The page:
The first school textbooks to be written in Kurmanji were produced, and the principal steps towards modern prose writing were taken, in Soviet Armenia (Leezenberg 2011: 89), while the first Kurdish novel, Şivanê Kurmanca (The Kurdish Shepherd) by Erebê Şemo (1898-1978), which was based on the life of its author, was first published in Yerevan in 1935 (6).


Arap_Shamilov.JpegŞemo’s other novels are also among the first Kurdish novels. Kurdê Elegozê (The Kurds of Elegoz) is a sequel to Şivanê Kurmanca. Berbang (1958) is a revised version of Şivanê Kurmanca. Jiyana Bextewar (Happy Life, 1969) is based on the experience of Kurds who left their lands to escape from the massacres by the Ottomans and migrated to the Caucasus, and their new settlement in these lands. His novel Dimdim (1966) is based on the epic of the same name. In this novel, Şemo tells of the socio-political conditions of the period, the struggle within Castle Dimdim through the eyes of leader Xanê Lepzerîn. Hopo (1969) is based on the period after the revolution. In the novel, the folkloric way of narration and the influence of techniques of the oral tradition are in the foreground.   Eliyê Evdirehman’s Xatê Xanîm (Lady Xate, 1959) and (Mother, 1965), Heciyê Cindî’s Hewarî (Cry, 1967) and Gundê Mêrxasa (The Village of the Courageous, 1968), and Seîdê Îbo’s Kurdên Rêwî (Traveller Kurds, 1981) are also on the list of early Kurdish novels published in the USSR.   Eliyê Evdirehman’s Ser Çiya da (War on the Mountains) is based on the war on Mount Ararat. The protagonist of the novel is Sheikh Zahir, who is the leader of the Khoybun (Xoybûn) uprising. The novel draws a portrait of the Khoybun uprising and the political conditions of this period. Heciyê Cindî (1908-90), who was Yazidi in origin, had to migrate to the former Soviet Union in 1918 due to oppression by the Turkish state. His novel Hewarî (Cry) was first published in 1967 in Yerevan. It was re-published in Diyarbakir in 2008 by Lîs publishing house. With his analytical and observant style, he concentrates on the events of 1915.   It is important to mention that Kurdish literature, especially the genre of the novel, was developed mainly in the diaspora during the 1980s, primarily in Sweden and Germany. In this regard, Mehmed Uzun, Firat Cewerî, Mehmet Emîn Bozarslan and Bavê Nazê contributed to the enrichment of Kurmanji and enabled Kurdish (Kurmanji) in its written form to reach many more speakers. Certainly, the struggle of Kurdish intellectuals and writers from Turkish Kurdistan in the diaspora to promote Kurdish language and literature has been to the benefit of novelistic discourse, and Mehmed Uzun (1953-2006) and Mahmut Baksî (1944-2000), who were in exile in Sweden for many years, can be considered to be the most productive novelists from Turkish Kurdistan. Uzun’s Mirina Kalekî Rind (The Death of Old Rind, 1987) and Siya Evînê (In the Shadow of Love, 1989), and Baksî’s Gundikê Dono (Dono’s Village, 1988) and Hêlîn (Helin, 1984), were published in the late 1980s. Kurdish publishing houses in Europe include Nûdem, Roja Nû, Orfeus, Apec, Helwest, Sara, Welat, Pelda, Jîndan, Newroz and Kurdistan.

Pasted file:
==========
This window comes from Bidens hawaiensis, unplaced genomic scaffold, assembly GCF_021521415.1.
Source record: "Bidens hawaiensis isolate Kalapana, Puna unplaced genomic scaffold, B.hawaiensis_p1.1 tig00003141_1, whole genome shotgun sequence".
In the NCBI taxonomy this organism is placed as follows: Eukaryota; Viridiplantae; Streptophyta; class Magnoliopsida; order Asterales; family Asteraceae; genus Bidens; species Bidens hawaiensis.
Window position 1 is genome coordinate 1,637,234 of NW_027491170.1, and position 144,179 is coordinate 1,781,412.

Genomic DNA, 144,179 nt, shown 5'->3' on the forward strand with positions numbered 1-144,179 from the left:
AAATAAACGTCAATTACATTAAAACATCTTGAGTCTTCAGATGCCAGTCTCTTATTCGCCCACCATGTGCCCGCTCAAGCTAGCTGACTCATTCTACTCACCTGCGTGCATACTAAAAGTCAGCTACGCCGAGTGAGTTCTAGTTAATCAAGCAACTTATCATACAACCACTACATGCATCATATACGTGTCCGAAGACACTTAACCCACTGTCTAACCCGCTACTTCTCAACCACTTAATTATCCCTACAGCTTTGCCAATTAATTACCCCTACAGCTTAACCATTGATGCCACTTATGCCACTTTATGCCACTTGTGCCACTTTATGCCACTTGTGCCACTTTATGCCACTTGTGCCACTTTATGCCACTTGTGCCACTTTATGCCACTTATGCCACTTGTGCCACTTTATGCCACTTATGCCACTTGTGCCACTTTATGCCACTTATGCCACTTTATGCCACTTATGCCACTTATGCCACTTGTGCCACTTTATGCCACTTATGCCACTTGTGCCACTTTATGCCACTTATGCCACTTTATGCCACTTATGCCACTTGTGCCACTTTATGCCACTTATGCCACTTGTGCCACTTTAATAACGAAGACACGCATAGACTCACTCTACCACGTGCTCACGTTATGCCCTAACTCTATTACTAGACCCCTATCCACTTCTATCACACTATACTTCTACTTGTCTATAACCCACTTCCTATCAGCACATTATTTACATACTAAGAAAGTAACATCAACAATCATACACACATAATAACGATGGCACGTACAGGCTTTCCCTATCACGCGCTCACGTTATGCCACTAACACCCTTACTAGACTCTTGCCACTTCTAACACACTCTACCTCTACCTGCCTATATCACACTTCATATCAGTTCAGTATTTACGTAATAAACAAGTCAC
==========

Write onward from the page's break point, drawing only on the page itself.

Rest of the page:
The political situation of the Kurds and the controversial position of Kurdistan have led scholars and researchers to engage mainly with the political and historical aspects of the Kurds, and even though research on Kurdish literature has developed considerably in recent years, insufficient attention has been paid to the Kurdish novelistic discourse in particular.


On the other hand, due to the less restricted conditions prevailing in Iraqi Kurdistan, both literature and literary research have expanded significantly. Although the future seems to be quite promising at the moment in relation to the Kurdish literary world in Turkish Kurdistan and in the diaspora, and despite the growing number of fictional and non-fictional literary works becoming available, Kurdish literature, and in particular the novelistic discourse, still remains to be studied.


(1) The term ‘Kurdish diasporic community’ is commonly used by researchers and scholars (Minoo Alinia, ‘Spaces of diasporas’; Ibrahim Sirkeci, The Environment of Insecurity in Turkey and the Emigration of Turkish Kurds to Germany (New York, 2006); Nevzat Soguk, ‘Transversal communication, diaspora, and the Euro-Kurds’, Review of International Studies 34/1 (2008), pp. 173-92) who specialise in the Kurdish diaspora. I also prefer to use this term as it includes all sorts of Kurdish migrants such as refugees, workers, exiles etc. By diasporic novels, I mean the novels written by all types of Kurdish migrants in the diaspora.

(2) By ‘Kurdish diaspora’, I mean Kurdish communities and settlements located in the West, but the term does not apply to all Kurds who live outside the territory of Kurdistan (e.g. Kurds living in Khurasan, Istanbul, Baghdad, Tehran, Damascus, Armenia and so forth). Currently, the Kurdish diaspora is scattered throughout various European countries including Germany, France, Belgium, Norway, Sweden and the Netherlands. For the Kurds from Turkish Kurdistan, Germany became the leading host country. However, Sweden leads in terms of the number of Kurdish publications, mainly novels.